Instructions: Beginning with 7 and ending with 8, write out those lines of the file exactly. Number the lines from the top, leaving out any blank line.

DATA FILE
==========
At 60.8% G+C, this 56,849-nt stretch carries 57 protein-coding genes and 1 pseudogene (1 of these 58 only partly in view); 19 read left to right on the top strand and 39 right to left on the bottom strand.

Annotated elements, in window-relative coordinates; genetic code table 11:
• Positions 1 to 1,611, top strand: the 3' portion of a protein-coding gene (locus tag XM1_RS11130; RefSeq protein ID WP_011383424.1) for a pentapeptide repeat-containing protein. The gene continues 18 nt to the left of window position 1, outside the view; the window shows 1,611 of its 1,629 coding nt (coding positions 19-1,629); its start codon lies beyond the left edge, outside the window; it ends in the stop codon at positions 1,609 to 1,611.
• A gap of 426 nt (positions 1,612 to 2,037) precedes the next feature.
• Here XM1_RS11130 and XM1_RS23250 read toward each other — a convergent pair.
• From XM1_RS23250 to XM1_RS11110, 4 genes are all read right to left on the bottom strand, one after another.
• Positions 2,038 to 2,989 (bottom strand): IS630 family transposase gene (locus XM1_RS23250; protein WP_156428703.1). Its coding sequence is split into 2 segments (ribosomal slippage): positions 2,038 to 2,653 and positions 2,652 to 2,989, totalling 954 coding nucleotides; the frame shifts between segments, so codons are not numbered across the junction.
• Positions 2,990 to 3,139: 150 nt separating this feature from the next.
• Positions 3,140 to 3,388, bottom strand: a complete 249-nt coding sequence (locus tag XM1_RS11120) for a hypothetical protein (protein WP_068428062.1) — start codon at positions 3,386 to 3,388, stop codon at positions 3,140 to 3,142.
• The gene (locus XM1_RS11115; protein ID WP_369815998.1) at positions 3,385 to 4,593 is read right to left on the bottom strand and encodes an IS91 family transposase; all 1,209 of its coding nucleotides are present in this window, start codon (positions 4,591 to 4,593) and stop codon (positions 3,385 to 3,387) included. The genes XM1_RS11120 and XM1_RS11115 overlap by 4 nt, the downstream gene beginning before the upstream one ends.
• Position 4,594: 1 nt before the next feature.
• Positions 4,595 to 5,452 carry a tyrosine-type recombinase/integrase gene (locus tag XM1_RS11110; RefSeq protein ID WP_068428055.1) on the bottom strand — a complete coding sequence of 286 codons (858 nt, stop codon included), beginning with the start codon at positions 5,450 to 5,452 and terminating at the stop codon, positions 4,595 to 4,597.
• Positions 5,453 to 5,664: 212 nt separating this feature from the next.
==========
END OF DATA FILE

• Positions 2,038 to 2,989 (bottom strand): IS630 family transposase gene (locus XM1_RS23250; protein WP_156428703.1). Its coding sequence is split into 2 segments (ribosomal slippage): positions 2,038 to 2,653 and positions 2,652 to 2,989, totalling 954 coding nucleotides; the frame shifts between segments, so codons are not numbered across the junction.
• Positions 2,990 to 3,139: 150 nt separating this feature from the next.